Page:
4. Side Plank
Misalignment: When you first move into side plank, it is common to move your hand to the center of the mat, and turn your hand in. When you make this adjustment, you force your shoulder off at an angle. Your hips also sag toward the floor easily in this pose. Both mistakes are costly for your wrist, shoulder and lower back.
Correction: Before you move into side plank on the right side, look at your right hand. Do not move it in, but turn your hand a quarter-inch to the right. This will keep your wrist parallel to the front edge of the mat and protect your wrist. Once you are in the pose, engage your legs and lift your hips high toward the ceiling. As you are balanced, slowly tilt your chest up and look up.
Misalignment: In all backbends, your feet will tend to slide apart and point out. If your feet turn out, your knees and thighs will pull out and this will suffocate your lower back. It is also easy to let your hips relax toward the floor. This could also cause back problems.
Correction: Place your feet straight forward and hips-width apart. Root down through your feet, and lift up your hips and lower back. Clasp your hands underneath you and walk your shoulders up and toward one another. As much as your knees and feet do not turn out, lift your hips toward the ceiling.
6. Uttanasana, aka Standing Forward Fold
Misalignment: Most students’ hamstrings are not open enough to practice advanced variations of this pose, especially within the first 30 minutes of class. If you bow forward with your feet together and your legs straight, your tight hamstrings will prevent you from aligning your lower back. Other misalignments occur when you let your hands dangle away from the floor with your legs straight, or you allow your feet to turn out. Try to push your legs too straight and you risk locking your knee or hyperextending it, as well as over-stretching at your hamstring attachment.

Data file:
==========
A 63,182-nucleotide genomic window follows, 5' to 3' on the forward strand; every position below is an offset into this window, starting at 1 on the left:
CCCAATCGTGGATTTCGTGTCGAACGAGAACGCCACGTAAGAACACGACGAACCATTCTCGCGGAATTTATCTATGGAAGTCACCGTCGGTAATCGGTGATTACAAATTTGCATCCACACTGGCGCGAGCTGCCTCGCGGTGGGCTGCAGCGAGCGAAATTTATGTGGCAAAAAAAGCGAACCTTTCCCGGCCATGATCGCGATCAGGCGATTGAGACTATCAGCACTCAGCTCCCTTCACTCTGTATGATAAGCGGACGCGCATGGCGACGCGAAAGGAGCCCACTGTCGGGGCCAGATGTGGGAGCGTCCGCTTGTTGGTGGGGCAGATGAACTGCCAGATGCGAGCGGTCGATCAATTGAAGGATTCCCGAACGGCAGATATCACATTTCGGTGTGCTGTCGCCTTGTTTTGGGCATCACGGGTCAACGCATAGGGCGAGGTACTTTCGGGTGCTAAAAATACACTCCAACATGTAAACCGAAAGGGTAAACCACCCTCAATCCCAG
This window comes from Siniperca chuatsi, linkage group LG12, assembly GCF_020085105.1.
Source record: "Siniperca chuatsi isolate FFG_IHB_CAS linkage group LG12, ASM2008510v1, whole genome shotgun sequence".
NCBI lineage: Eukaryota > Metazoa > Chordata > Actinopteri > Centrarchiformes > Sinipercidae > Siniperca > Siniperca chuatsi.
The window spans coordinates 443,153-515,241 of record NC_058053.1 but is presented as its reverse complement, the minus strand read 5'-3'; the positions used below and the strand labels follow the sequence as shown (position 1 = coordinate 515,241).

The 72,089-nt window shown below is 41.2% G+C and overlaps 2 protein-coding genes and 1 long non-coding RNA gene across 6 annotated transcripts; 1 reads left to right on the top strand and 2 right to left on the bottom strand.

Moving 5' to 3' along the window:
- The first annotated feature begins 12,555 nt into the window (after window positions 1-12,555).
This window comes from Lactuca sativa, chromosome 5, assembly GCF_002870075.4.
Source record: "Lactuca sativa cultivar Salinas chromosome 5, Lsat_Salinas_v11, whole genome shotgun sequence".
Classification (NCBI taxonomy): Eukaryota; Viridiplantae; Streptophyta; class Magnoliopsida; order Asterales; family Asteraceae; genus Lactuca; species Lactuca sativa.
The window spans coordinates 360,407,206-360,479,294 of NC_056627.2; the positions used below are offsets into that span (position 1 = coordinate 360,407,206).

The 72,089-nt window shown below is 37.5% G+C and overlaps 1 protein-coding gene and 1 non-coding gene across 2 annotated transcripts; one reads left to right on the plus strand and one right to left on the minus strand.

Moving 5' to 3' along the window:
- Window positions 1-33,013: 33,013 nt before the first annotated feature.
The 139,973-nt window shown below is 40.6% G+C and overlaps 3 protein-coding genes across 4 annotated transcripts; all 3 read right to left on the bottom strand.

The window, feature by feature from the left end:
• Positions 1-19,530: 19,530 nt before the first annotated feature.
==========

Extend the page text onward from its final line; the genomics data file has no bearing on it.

Correction: Step your feet together – leaving about a fist-sized space between them – and point them straight forward. Bend your knees as much as you have to in order to touch the floor. If your back feels strained, bend your knees deeper and step your feet wider to create more of a release. If you are extremely tight, you might have to bend your knees so deep your chest will nearly rest on your thighs. Only straighten your legs if your lower back is releasing out of your pelvis. Make sure the bottom of your shin is moving back at a faster rate than the top of your shin to avoid knee pain.
6 Yoga Poses That Seem Simple But Most People Do Wrong was originally published on U.S. Health News & World Report.
Article written by Jake Panasevich, US News. Practice with Jake Tuesdays and Thursdays at 7:30am and Wednesdays at 5pm. Register here!
Jake is a yoga teacher in Philly specializing in yoga for men and office workers. He is also a yoga trainer for professional athletes. Listen to Jake’s recent interview on NPR. You could also learn more about Jake in his featured articles in Men’s Health, Huffington Post and US News. Visit Jake’s website at yogawithjake.com.